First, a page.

Our enduring values revisited Librarianship in an ever-changing world

Michael Gorman, 1941-

Book - 2015

In recent years there has been a sea change in the way much of the world thinks about and uses libraries. Young librarians and seasoned LIS professionals alike are experiencing increasing pressure to adjust to new economic, societal, and technological demands amidst the often-dire rhetoric currently surrounding the future of our institutions. Gorman reconnects readers with the core values that continue to inspire generations of library professionals and scholars while making the case that these values are doubly crucial to hold on to in the brave new shifting world of librarianship.

Saved in:

2nd Floor Show me where

1 / 1 copies available
Location Call Number   Status
2nd Floor 020/Gorman Checked In
Chicago : ALA Editions, an imprint of the American Library Association 2015.
Main Author
Michael Gorman, 1941- (author)
Physical Description
xiv, 240 pages ; 23 cm
Includes bibliographical references and index.
  • Introduction : values and the human record
  • The history and philosophy of library values
  • The value of libraries
  • The library as place
  • Stewardship
  • Service
  • Intellectual freedom
  • Rationalism
  • Literacy and learning
  • Equity of access to recorded knowledge and information
  • Privacy
  • Democracy
  • The greater good
  • Keeping faith.
Review by Choice Review

Former library dean Gorman (California State Univ., Fresno), a past president of the American Library Association, is a well-known figure for his thought-provoking writings about libraries and the library profession. This latest book follows his successful Our Enduring Values: Librarianship in the 21st Century (2000) and does not disappoint. Rather than acting as a library futurist or trying to solve all the problems libraries face, Gorman paints a realistic picture of the evolving library field while examining, often critically, how and why things have reached this point. He argues that despite rapidly changing technology, the core values and philosophies guiding libraries and librarians have endured, chief among them the charge to preserve and organize the human record. In 14 chapters--some titled simply "Stewardship," "Service," "Privacy," or "Democracy"--Gorman demonstrates that many enduring values are just as important today as they were in years past. The author's clear and effective writing style is refreshing. Readers may not agree with all his assertions, but this book is a must read for library professionals, library school students and those considering the career, or anyone concerned about the future of libraries in a civic society. An essential addition to career or general circulating collections in public and academic libraries, including community colleges. Summing Up: Essential. All academic levels; general readers; professionals/practitioners. --Jeffrey Donald Graveline, University of Alabama at Birmingham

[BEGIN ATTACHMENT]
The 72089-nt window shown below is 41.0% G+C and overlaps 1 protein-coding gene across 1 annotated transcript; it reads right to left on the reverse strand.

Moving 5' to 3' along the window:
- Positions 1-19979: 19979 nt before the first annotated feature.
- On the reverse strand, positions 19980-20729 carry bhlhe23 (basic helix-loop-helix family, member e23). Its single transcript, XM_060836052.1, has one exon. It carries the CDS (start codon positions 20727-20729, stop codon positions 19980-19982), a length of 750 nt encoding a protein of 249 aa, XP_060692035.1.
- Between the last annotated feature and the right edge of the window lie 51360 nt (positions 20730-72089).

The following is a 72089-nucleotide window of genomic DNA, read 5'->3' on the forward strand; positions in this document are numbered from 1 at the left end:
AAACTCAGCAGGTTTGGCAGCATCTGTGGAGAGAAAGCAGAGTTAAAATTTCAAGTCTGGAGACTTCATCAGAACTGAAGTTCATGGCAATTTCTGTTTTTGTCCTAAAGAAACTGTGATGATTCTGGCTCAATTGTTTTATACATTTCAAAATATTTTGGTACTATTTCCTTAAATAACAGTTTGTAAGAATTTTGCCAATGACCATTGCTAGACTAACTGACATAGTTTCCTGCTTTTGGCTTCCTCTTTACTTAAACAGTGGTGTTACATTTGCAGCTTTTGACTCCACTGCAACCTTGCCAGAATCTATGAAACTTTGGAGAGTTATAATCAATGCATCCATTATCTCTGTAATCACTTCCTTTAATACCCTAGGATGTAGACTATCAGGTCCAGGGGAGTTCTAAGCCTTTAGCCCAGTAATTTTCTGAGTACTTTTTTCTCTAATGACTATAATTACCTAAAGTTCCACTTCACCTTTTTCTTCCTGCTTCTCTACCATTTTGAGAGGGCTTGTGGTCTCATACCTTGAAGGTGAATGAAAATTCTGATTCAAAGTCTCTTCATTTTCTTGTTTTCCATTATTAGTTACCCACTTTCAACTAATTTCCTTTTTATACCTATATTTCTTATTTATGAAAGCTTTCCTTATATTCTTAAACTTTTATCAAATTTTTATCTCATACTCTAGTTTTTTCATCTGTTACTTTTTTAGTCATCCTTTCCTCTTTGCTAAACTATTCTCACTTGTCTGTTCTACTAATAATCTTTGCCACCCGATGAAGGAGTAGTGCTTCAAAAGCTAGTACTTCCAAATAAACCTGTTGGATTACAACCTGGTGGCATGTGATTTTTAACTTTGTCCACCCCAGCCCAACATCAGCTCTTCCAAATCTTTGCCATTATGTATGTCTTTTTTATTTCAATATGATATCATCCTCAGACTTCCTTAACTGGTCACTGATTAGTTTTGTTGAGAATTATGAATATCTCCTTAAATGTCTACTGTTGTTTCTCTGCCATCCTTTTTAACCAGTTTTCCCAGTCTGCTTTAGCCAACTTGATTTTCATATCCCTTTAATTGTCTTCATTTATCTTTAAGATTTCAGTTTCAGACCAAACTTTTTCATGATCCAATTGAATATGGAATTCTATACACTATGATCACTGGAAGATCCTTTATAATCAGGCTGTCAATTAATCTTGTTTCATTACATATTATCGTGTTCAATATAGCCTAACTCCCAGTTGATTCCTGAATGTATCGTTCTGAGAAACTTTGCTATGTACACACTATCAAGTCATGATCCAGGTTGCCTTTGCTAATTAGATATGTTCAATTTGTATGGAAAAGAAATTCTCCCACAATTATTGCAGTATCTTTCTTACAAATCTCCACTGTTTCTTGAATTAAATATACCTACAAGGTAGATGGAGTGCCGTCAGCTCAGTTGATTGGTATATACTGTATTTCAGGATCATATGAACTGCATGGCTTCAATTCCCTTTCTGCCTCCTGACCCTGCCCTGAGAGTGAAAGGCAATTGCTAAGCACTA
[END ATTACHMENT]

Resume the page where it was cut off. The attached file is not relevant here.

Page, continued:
Copyright American Library Association, used with permission.
Review by Library Journal Review

This book is for anyone who has questioned their decision to become a librarian, been asked why anyone should follow the career, or if libraries are still relevant. Former American Library Association (ALA) president Gorman (former dean of library services, California State Univ., Fresno; Our Enduring Values) addresses core reasons why libraries and librarians exist and why they will continue to be vital in maintaining the human record and combating the erosion of rational discourse. The values the author discusses transcend library type, making this text as relevant to children's librarians as it is to academic library administrators. The title's "enduring" is fitting because it reminds librarians to keep seemingly constant change in perspective and appreciate how much has stayed the same over time. Even as advancements in technology increase access to a vast amount of information, nothing replaces the work of librarians or the physical collections of libraries. While many libraries are actively telling their individual stories to secure funding and community support, Gorman's book paints a larger picture that will make librarians feel proud of their profession. VERDICT Librarians at any stage of their career will appreciate the perspective provided about librarianship of the past, present, and future.-Kendra Auberry, Indian River State Coll. Lib., Port St. Lucie, FL © Copyright 2015. Library Journals LLC, a wholly owned subsidiary of Media Source, Inc. No redistribution permitted.

(c) Copyright Library Journals LLC, a wholly owned subsidiary of Media Source, Inc. No redistribution permitted.